I’ve said it before, and I’ll say it again for those that haven’t heard it from me, but this parenting thing (and marriage for that matter) are a big glaring mirror, with a reflection of who you really are staring you back in the face. Until I got married, almost 11 years ago, I would have said I was a giving, selfless person. Sure, I was stubborn and assertive, Type A, and knew what I wanted – but, I surely wasn’t selfish! I think it took me 48 hours of marriage to see that for what it really was — denial!
Then enter…. parenting! That took the realization of being selfish to a whole ‘nother level! I realized that I pretty much lived for myself, doing what I wanted to when I wanted to, until I had this little dependent life come along. Now I was structuring my day around someone else’s needs – sleep, eating, activity level, etc. Woah! And you’d think that gets easier as they get a little older and more independent, but you’re wrong. With a 6, 5, and 22 mo. old – I would dare say that pretty much most of my day revolves around their needs. Is this a problem? Not at all, it’s the job I signed up for. Did I know what the job would entail before signing up? No! But I’m okay with it.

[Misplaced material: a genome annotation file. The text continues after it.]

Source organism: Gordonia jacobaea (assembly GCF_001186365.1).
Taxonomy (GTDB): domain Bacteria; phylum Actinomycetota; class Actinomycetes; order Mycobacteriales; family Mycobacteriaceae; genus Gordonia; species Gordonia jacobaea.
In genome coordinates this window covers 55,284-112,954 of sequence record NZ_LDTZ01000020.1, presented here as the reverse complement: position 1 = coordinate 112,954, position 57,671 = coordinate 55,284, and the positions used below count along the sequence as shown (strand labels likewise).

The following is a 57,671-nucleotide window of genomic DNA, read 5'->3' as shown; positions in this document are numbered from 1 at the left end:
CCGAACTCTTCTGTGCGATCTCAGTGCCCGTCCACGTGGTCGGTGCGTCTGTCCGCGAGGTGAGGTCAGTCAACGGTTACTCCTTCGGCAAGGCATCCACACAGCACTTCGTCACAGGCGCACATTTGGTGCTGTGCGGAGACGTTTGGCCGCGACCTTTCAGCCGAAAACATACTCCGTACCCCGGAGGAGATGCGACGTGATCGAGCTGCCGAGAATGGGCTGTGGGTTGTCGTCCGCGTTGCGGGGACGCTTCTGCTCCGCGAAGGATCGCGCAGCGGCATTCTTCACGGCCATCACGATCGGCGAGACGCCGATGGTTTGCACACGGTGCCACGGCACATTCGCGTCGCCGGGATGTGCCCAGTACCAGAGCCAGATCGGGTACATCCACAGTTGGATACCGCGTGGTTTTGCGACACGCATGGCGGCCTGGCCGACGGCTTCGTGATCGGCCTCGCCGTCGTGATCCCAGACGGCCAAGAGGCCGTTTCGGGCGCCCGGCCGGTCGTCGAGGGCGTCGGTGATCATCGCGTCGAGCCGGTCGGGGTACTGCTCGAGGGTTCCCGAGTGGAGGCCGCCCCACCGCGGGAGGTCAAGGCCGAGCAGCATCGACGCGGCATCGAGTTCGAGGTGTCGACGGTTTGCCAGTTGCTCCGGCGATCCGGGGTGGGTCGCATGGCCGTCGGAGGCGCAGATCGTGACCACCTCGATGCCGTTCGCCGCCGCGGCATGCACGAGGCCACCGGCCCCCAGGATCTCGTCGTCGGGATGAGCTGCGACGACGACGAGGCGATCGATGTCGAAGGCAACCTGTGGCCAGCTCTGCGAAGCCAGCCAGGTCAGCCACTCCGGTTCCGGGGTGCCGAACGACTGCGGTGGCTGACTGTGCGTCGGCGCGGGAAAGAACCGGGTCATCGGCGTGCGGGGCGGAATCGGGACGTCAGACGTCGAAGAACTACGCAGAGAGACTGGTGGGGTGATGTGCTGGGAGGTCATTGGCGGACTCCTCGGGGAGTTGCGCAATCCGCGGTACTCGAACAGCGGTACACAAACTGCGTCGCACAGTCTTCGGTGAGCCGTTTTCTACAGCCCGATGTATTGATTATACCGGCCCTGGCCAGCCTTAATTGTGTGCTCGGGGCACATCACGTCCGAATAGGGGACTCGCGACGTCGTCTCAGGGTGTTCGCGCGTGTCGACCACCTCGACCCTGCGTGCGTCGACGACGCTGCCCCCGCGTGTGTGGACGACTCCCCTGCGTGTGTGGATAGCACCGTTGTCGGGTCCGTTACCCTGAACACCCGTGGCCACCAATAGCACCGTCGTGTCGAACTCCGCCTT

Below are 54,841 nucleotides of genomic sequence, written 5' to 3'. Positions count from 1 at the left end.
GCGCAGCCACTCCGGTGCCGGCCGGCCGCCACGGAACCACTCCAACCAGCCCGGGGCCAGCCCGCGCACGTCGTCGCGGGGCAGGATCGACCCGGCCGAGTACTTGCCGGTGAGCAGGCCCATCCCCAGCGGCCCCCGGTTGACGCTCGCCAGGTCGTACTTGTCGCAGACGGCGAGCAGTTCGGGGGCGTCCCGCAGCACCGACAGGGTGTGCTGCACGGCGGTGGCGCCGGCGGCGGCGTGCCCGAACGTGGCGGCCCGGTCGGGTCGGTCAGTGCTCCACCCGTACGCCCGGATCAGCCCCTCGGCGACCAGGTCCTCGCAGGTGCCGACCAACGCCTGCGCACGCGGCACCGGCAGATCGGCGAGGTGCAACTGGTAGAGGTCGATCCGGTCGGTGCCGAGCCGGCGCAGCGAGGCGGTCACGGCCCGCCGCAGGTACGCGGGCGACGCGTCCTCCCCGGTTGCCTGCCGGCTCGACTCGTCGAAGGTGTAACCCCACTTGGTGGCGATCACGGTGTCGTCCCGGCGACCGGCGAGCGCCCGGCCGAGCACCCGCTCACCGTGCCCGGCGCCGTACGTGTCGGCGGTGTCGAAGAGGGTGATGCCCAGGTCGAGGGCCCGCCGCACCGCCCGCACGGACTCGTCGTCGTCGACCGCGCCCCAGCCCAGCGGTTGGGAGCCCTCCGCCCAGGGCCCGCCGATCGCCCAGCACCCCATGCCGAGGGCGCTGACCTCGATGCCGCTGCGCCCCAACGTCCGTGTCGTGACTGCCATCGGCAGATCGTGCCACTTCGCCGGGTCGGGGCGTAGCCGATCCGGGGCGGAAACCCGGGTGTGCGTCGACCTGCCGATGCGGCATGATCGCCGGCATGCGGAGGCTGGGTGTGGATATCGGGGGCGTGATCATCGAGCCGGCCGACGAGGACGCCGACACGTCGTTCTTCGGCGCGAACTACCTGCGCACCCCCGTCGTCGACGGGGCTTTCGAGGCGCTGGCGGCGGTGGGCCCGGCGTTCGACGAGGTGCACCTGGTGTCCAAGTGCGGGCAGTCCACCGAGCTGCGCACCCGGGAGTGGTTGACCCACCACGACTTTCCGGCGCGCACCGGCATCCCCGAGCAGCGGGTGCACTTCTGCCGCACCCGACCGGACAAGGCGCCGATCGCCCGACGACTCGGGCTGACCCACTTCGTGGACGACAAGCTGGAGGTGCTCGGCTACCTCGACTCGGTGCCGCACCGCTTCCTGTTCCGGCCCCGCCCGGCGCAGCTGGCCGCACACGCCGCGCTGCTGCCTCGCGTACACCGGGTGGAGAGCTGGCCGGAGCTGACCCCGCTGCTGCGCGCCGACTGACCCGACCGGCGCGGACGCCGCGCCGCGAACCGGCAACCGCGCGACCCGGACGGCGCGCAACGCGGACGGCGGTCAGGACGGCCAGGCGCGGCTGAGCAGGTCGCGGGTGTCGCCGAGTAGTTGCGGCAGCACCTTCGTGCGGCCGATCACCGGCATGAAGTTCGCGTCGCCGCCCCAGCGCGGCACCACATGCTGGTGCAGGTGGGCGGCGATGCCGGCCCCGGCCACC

I can’t go where I want to go when I want to go unless I want to load 3 littles up, and schedule around the baby’s nap. Even then, it SO wouldn’t be the experience I was looking for probably anyways! I would love to have a clean house – organized, caught up on laundry, food in the pantry, etc. But I set aside my time for doing this to push my children on the swing or read “that” book one more time. I would love Friday night’s out with my hubby. With shoes, clothes, food, educational supplies, etc. to buy for our family so the money is otherwise being used or along with the circus we’d have to perform in just to make it happen – we choose to stay home and watch movies on Netflix instead. Same thing with time to myself – what mom wouldn’t love more of that?!
I feel most days I get it right, until I look at myself in that mirror. I KNOW there are many other places that aren’t so noticeable where I choose selfishness rather then selflessness – showing annoyance when interrupted, hurrying through the bedtime routine in order to move onto “my time”, “watching” my children rather than “being with” my children, letting the baby cry at night so I can sleep, and so forth.
But for today (and tomorrow at that), I want to choose selflessness. I want to intentionally love with a spirit of “others first” – whether that is my husband, my children, or my friends. I want to think lesser of myself, my time, and my priorities. I want to make others feel they are valuable to me by elevating their priority in my life. If this means letting the hubs sleep in for a day or so rather than me, or listening to the Chipmunks Pandora station when I’d rather hear Jack Johnson, that’s what it looks like. But first I need to choose it in order to make it happen.